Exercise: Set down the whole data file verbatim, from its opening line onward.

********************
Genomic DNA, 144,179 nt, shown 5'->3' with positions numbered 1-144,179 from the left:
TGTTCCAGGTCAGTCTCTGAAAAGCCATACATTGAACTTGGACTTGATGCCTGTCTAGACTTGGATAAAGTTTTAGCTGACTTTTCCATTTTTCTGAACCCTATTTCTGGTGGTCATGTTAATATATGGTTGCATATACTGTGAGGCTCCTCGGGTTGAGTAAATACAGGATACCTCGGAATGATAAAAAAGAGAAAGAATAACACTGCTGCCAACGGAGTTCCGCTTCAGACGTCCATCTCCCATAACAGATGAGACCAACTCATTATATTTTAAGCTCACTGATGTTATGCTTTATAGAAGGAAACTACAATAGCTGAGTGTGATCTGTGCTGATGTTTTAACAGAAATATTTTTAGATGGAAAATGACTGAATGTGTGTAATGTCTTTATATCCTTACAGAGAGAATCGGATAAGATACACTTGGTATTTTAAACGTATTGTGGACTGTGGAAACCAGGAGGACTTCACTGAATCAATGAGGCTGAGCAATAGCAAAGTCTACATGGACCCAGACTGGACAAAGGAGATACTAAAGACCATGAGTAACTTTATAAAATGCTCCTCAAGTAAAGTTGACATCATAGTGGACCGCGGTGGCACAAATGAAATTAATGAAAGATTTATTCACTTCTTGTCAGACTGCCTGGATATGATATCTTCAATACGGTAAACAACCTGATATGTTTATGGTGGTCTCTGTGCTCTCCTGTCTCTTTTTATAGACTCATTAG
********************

Genomic DNA, 144,179 nt, shown 5'->3' with positions numbered 1-144,179 from the left:
TGTTCCAGGTCAGTCTCTGAAAAGCCATACATTGAACTTGGACTTGATGCCTGTCTAGACTTGGATAAAGTTTTAGCTGACTTTTCCATTTTTCTGAACCCTATTTCTGGTGGTCATGTTAATATATGGTTGCATATACTGTGAGGCTCCTCGGGTTGAGTAAATACAGGATACCTCGGAATGATAAAAAAGAGAAAGAATAACACTGCTGCCAACGGAGTTCCGCTTCAGACGTCCATCTCCCATAACAGATGAGACCAACTCATTATATTTTAAGCTCACTGATGTTATGCTTTATAGAAGGAAACTACAATAGCTGAGTGTGATCTGTGCTGATGTTTTAACAGAAATATTTTTAGATGGAAAATGACTGAATGTGTGTAATGTCTTTATATCCTTACAGAGAGAATCGGATAAGATACACTTGGTATTTTAAACGTATTGTGGACTGTGGAAACCAGGAGGACTTCACTGAATCAATGAGGCTGAGCAATAGCAAAGTCTACATGGACCCAGACTGGACAAAGGAGATACTAAAGACCATGAGTAACTTTATAAAATGCTCCTCAAGTAAAGTTGACATCATAGTGGACCGCGGTGGCACAAATGAAATTAATGAAAGATTTATTCACTTCTTGTCAGACTGCCTGGATATGATATCTTCAATACGGTAAACAACCTGATATGTTTATGGTGGTCTCTGTGCTCTCCTGTCTCTTTTTATAGACTCATTAG